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October 31, 2019

According to recent research by insights firm CGA, Britain's pubs and bars can expect spirit sales to rise by almost 60% this Halloween with shots, bombs and cocktails the most popular orders.

And there is no shortage of places putting on spooky spectaculars to celebrate Halloween over the next few evenings. We listed a number on the blog yesterday.

Arguably, over the last few years, the way we mark Halloween in the UK owes more to American customs than our own traditions.

In fact, there is a strong argument that Scotland invented Halloween. With help from the VisitScotland and National Trust for Scotland websites, we have dug up some seasonal factoids from beyond the grave.

Halloween has its roots in the Gaelic festival of Samhain, A.K.A. Samhuinn.

Samhain was a pagan festival which marked the end of the harvest season and the changing of the seasons.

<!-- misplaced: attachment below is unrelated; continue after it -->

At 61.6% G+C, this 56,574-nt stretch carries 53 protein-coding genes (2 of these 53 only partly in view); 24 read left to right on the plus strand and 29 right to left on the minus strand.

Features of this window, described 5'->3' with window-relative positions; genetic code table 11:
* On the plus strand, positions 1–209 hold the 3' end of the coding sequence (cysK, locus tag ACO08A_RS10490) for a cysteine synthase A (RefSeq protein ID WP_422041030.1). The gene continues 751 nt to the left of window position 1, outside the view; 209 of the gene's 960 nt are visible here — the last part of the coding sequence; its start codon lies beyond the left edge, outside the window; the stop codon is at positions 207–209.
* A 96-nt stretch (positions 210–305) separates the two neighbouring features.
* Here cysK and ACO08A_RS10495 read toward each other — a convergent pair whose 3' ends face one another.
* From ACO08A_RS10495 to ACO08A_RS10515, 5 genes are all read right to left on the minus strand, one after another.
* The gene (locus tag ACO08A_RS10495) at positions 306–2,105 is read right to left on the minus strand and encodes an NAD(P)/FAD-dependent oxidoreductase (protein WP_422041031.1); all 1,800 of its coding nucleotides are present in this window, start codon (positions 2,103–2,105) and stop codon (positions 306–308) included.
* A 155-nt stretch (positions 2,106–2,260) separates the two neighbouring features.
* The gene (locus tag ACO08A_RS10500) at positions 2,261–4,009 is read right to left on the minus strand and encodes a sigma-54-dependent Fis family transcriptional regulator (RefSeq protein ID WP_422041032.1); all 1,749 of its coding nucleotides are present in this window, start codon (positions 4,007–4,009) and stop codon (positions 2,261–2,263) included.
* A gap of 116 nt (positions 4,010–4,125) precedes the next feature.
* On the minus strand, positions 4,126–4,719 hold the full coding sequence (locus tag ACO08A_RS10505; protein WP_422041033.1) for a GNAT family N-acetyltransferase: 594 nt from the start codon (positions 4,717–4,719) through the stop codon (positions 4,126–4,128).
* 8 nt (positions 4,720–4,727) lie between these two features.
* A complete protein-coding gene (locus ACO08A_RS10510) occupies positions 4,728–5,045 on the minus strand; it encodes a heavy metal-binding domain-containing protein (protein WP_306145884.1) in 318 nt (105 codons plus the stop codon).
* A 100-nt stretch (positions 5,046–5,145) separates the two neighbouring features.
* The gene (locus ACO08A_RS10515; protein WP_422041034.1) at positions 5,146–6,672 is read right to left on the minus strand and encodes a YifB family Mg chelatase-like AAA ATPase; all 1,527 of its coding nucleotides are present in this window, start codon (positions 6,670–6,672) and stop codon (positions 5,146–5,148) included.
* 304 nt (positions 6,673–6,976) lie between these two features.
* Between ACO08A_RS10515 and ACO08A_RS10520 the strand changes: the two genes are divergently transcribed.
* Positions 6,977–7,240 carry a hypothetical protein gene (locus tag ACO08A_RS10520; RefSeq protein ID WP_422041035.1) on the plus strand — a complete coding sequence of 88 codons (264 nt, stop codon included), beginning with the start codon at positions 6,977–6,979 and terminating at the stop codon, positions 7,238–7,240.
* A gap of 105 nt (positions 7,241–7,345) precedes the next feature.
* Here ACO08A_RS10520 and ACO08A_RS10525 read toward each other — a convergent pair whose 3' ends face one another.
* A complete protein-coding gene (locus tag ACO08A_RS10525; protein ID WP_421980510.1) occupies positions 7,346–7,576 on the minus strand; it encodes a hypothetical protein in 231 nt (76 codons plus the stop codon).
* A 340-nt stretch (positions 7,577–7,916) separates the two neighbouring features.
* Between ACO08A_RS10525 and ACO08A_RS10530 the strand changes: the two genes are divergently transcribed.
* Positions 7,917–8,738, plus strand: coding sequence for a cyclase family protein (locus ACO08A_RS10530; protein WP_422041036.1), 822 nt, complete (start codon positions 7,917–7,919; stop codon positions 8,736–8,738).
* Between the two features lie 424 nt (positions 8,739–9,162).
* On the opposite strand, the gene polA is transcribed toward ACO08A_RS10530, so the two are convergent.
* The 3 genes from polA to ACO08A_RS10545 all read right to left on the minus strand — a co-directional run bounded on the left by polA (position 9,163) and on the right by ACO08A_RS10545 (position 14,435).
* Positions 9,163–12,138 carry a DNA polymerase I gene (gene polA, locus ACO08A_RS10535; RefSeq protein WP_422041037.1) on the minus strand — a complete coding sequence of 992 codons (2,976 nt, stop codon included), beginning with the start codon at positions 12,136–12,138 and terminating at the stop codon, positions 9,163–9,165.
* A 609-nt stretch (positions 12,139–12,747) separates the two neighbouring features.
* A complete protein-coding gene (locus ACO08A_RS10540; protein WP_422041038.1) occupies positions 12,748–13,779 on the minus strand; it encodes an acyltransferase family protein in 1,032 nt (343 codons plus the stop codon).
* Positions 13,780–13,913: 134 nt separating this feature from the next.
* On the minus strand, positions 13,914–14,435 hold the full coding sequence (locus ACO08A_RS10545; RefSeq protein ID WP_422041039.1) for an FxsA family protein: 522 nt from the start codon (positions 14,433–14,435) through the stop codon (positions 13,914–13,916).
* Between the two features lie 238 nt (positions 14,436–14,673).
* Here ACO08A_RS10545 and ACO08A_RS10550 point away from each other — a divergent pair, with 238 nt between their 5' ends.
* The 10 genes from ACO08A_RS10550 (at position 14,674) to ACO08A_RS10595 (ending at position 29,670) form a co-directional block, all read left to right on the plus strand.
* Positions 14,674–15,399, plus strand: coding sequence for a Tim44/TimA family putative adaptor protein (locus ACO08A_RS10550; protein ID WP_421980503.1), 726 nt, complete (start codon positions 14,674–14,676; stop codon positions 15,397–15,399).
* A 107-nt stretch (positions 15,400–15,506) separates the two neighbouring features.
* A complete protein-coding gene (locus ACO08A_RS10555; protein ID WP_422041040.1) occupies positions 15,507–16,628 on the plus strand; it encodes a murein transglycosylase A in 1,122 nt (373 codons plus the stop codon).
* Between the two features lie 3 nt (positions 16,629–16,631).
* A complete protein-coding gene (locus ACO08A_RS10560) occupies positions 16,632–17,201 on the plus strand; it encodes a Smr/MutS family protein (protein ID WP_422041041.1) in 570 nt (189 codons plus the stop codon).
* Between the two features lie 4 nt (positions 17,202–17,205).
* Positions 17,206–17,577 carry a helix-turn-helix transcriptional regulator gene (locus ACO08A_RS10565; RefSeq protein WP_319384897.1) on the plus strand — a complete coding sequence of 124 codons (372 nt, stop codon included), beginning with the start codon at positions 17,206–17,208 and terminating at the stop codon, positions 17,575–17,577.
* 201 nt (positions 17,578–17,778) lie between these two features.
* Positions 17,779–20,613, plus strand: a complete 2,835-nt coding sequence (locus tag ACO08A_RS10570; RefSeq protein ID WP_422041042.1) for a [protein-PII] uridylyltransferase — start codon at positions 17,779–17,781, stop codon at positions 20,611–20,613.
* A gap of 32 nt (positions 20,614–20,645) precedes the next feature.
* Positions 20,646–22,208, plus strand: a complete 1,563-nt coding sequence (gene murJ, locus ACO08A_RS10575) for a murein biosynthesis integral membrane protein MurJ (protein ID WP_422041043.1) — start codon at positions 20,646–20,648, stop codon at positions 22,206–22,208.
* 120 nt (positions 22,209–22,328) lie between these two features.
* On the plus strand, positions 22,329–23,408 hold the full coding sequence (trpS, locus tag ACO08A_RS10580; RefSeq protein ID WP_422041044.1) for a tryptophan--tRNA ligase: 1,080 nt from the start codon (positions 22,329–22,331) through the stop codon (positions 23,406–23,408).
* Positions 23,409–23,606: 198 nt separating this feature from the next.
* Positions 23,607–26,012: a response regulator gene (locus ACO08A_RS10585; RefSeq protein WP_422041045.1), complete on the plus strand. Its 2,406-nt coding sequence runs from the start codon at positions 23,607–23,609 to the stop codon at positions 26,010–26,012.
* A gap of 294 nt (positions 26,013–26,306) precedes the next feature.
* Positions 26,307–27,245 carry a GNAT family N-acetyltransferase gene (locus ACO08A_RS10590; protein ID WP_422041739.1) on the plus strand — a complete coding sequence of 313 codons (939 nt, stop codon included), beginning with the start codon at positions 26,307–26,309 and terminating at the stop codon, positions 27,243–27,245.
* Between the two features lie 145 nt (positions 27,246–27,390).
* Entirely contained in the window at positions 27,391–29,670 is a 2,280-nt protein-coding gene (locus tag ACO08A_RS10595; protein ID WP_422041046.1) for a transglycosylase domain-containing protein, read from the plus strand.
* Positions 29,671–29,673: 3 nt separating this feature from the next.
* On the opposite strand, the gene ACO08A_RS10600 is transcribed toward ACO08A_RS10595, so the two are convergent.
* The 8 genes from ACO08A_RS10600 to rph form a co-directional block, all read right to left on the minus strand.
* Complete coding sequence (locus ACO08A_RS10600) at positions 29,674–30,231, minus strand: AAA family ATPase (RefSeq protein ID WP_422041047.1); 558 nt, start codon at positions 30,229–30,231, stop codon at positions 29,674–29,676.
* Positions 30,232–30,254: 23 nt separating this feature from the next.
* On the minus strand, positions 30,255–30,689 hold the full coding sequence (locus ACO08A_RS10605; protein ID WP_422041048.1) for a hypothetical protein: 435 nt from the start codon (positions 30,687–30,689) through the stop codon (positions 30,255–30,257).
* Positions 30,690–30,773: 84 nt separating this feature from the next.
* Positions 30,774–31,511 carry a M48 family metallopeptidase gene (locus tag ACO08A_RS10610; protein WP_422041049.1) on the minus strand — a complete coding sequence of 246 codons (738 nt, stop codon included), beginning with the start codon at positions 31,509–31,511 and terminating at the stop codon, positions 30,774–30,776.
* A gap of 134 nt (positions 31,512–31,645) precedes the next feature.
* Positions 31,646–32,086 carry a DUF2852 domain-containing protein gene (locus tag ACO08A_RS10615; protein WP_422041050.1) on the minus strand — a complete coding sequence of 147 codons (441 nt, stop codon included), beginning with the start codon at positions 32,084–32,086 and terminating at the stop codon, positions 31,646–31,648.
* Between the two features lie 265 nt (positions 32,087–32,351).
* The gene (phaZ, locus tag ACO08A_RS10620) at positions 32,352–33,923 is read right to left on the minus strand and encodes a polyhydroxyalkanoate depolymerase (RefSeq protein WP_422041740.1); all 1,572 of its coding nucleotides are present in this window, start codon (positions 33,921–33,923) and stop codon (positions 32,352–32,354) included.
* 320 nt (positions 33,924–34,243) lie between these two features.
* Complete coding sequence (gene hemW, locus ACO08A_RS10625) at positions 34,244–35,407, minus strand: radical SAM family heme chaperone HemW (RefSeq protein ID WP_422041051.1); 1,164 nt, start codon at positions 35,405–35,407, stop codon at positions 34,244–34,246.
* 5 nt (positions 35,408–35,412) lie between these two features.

Halloween takes its name from All Hallows Eve, the night before the Christian festival of All Hallows or All Saints Day. 

On this day, the dead were thought to return to earth to walk among the living.

Which could make a visit to Glasgow Necropolis, as seen above, pretty eventful. Pic comes from GlasgowLife.

Baneful midnight errands

In 1786, Robert Burns published his poem Halloween. It is all about the night when 'witches, devils, and other mischief-making beings are all abroad on their baneful midnight errands’.

Pumpkin carving is an American import. Scottish kids used to carve turnips to make their lanterns.

Back in the day, people would light fires and carry carved lanterns with grimacing faces to scare away evil spirits. And by 'evil spirits', we don't mean cheap tequila.

Recently engaged couples used to try and predict how their marriage would work out by chucking a nut in a fire. If it burned quietly then they were in for a smooth union. If the nut crackled and made a hissing noise then things might get rocky.

We'll end with a very suitable nugget for a food blog: eating pork pastries on Halloween was forbidden under the Witchcraft Act of 1735. Apparently, pork was connected to witchcraft with pork bones used for sorcery. It wasn't repealed until the 1950s!